There is a close familial bond between reptiles and amphibians. The oldest amphibian fossils date back to around 370 million years ago, while reptiles ‘only’ originated some 320 million years ago.
It is believed that dramatic evolutionary pressures sparked changes that led to amphibians becoming more land based. The main evolutionary changes that led to the origins of reptiles as a distinct but related species were the development of lungs and legs, as well as the laying of hard-shelled external eggs; amphibians, of course, lay softer eggs in water. That there are still many living forms of both groups around today is testimony to their resilience. They have survived major extinction events that killed many other animal forms, and adapted to dramatic changes in their environments – feats that countless other species could not manage.
The Iziko Collections
The Reptile and Amphibian collections are made up of two distinct collections.
Reptile and Amphibian Wet Collection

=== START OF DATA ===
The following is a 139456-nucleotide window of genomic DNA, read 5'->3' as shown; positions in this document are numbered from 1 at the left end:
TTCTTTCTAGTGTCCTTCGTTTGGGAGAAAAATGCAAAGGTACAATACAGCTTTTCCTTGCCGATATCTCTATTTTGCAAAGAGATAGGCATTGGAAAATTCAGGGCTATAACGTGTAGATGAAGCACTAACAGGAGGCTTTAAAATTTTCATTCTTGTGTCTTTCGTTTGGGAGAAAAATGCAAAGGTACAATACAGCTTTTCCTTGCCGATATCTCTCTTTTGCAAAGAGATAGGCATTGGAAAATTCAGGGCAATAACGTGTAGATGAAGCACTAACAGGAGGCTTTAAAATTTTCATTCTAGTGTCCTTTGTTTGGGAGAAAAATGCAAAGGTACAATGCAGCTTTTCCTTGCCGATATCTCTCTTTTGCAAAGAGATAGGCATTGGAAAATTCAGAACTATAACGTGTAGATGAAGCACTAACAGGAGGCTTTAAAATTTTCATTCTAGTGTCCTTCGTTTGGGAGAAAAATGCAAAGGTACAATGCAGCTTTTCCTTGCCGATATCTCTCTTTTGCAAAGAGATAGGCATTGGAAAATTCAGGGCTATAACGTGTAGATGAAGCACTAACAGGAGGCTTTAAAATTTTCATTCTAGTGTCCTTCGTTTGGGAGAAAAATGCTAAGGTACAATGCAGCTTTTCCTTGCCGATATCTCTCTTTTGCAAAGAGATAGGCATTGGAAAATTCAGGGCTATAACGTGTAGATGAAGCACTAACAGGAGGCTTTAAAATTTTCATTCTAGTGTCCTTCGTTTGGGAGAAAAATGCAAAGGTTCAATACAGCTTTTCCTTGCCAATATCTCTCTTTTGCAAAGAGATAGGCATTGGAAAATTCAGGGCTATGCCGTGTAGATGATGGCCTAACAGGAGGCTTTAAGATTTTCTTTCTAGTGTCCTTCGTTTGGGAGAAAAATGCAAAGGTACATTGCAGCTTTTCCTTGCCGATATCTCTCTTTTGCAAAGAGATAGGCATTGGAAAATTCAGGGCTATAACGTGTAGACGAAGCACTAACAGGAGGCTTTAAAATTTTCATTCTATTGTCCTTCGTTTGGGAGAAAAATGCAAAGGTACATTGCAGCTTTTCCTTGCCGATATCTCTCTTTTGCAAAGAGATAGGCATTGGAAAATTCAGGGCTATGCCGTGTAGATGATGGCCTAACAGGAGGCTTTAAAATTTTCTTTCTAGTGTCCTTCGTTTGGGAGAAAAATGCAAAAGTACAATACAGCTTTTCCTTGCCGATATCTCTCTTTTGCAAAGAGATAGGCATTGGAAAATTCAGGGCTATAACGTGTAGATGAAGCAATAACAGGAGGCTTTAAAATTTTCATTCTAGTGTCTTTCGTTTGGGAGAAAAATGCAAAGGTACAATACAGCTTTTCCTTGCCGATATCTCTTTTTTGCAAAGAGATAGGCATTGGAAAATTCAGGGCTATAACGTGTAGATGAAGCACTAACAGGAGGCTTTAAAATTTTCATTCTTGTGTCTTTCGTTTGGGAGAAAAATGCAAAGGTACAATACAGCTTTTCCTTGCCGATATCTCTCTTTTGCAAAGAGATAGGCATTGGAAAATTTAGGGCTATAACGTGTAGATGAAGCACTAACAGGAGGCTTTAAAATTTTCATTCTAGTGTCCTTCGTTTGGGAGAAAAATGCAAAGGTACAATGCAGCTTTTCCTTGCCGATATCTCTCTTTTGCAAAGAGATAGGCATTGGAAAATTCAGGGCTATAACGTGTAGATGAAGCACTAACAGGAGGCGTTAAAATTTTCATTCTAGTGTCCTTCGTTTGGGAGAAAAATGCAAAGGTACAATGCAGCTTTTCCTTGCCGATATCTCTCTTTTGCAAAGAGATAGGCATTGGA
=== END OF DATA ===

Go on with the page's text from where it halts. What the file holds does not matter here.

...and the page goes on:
The wet collection includes many southern African forms. The national and fynbos species are well represented – 80–100% of those known – in these collections. Fynbos cannot support large numbers of reptiles and amphibians, but many of the species are unique (endemic) and, also, under threat. Of particular interest is the collection of Cape material donated by Cape Nature, a provincial conservation agency previously called Cape Nature Conservation. The Iziko South African Museum and its natural history collections continue to receive valuable donations of specimens from this source.
Reptile and Amphibian Osteology Collection
A small number of comparative skeletons are primarily used for identification purposes by archaeologists and palaeontologists. The dry tortoise collection consists of the carapaces (shells) of local species, some with associated skeletons as well.